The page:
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I follow the international rock climbing scene, and we constantly hear of repetitions of hard routes on El Capitan.

On Youtube, it is possible to find many videos of strong climbers from all over the world climbing (sometimes free) routes such as The Nose, Golden Gate, Zodiac, Freerider and Salathé Wall.

But if you look for videos of people climbing Half Dome, or articles about ascents on Half Dome, you find almost nothing.

At first I thought that it is because most of the routes there are aid climbing routes, and aid climbing is not very fashionable right now. However, most of the routes on El Capitan are also aid routes, and many of them have been free climbed, so this explanation is not very satisfactory.

Is it because of the difficulty, i.e. is it much harder to free climb Half Dome (apart from the Regular Northwest Face), or are other factors involved?

That rock is just so iconic, and it seems very strange that no strong climber is interested in it.

(I am looking from the factors that could explain why Half Dome is much less frequented than El Cap, possibly with facts to back up the answer, like interviews to climbers or statistics.)

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Reading the comments and discussing with other users helped me get a much better idea of the possible causes why we hear of so many hard (sometimes free) ascents on El Capitan and almost none on Half Dome.

1. The approach

enter image description here

Fig. 1 - The two possible approaches to HD and the Regular NW Face route [From summitpost.org]

According to mountainproject.com, there are two possible approaches to Half Dome (HD):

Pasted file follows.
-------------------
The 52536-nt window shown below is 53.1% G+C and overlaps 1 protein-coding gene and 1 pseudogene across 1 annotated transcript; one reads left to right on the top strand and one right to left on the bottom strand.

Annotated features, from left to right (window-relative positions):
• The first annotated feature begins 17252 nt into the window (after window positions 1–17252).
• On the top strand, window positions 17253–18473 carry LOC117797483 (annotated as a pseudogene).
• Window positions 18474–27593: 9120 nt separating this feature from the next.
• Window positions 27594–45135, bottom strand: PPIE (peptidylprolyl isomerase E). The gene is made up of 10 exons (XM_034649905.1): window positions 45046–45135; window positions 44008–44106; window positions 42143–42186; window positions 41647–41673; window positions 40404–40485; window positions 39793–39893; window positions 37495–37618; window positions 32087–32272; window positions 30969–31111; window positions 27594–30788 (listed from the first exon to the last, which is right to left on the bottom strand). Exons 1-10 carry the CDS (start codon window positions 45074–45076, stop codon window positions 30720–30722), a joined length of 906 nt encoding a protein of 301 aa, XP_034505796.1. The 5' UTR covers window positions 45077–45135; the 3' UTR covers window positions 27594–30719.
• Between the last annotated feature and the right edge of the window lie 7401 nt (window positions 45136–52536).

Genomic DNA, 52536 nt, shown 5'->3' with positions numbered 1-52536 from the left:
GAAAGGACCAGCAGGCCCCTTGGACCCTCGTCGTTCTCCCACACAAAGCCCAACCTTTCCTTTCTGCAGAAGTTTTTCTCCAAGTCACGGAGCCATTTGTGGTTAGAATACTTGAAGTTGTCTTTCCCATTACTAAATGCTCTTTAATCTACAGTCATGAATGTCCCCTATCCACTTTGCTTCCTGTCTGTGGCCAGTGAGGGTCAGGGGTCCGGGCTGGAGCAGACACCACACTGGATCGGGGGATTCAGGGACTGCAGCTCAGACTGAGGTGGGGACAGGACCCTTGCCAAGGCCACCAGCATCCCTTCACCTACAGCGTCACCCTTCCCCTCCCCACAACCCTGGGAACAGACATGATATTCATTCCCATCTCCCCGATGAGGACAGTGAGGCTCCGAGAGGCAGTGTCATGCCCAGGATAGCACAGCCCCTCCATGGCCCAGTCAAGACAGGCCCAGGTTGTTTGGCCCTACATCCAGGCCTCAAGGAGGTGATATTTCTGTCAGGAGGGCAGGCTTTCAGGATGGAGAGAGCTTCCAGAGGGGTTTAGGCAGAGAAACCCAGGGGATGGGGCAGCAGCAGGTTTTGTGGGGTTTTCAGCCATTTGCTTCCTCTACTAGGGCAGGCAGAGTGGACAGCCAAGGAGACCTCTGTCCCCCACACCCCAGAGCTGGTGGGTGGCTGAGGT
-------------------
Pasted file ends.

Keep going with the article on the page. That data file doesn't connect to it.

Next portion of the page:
1) Hike up from Happy Isles up the Mist Trail through Little Yosemite Valley (approx. 8 miles to the shoulder of Half Dome).

2) Head over from Happy Isles past Mirror Lake and hike up the "Death Slabs".

Option 1 is smooth hiking and clearly the way to go for the south facing routes. Option 2 is significantly faster (for the NW face), in both directions, but requires skilled route finding, very steep hiking, and use of fixed lines.

Supertopo.com gives an approach time of 3 hours to get to the base of the Regular Northwest Face route (which is on the left side of the NW face, see Fig.1), and even if it is not specified if it is via the trail or via the Death Slabs we can guess is via the Slabs, since it is the fastest path to the NW face.

Some quotes from other websites about the approach:

Get your gear and partner in order. Do an excruciating approach up thousands of feet, passing hundreds of knackered tourists from all over the world. Although a few will recognize you as a climber, most will look at you like you're a bit off in the head for shlepping an enormous, orange plastic backpack up the several million steps. And in many ways they're right, for you're about to pull off one of the most spectacular climbs on the face of our fair planet.[mountainproject.com]

-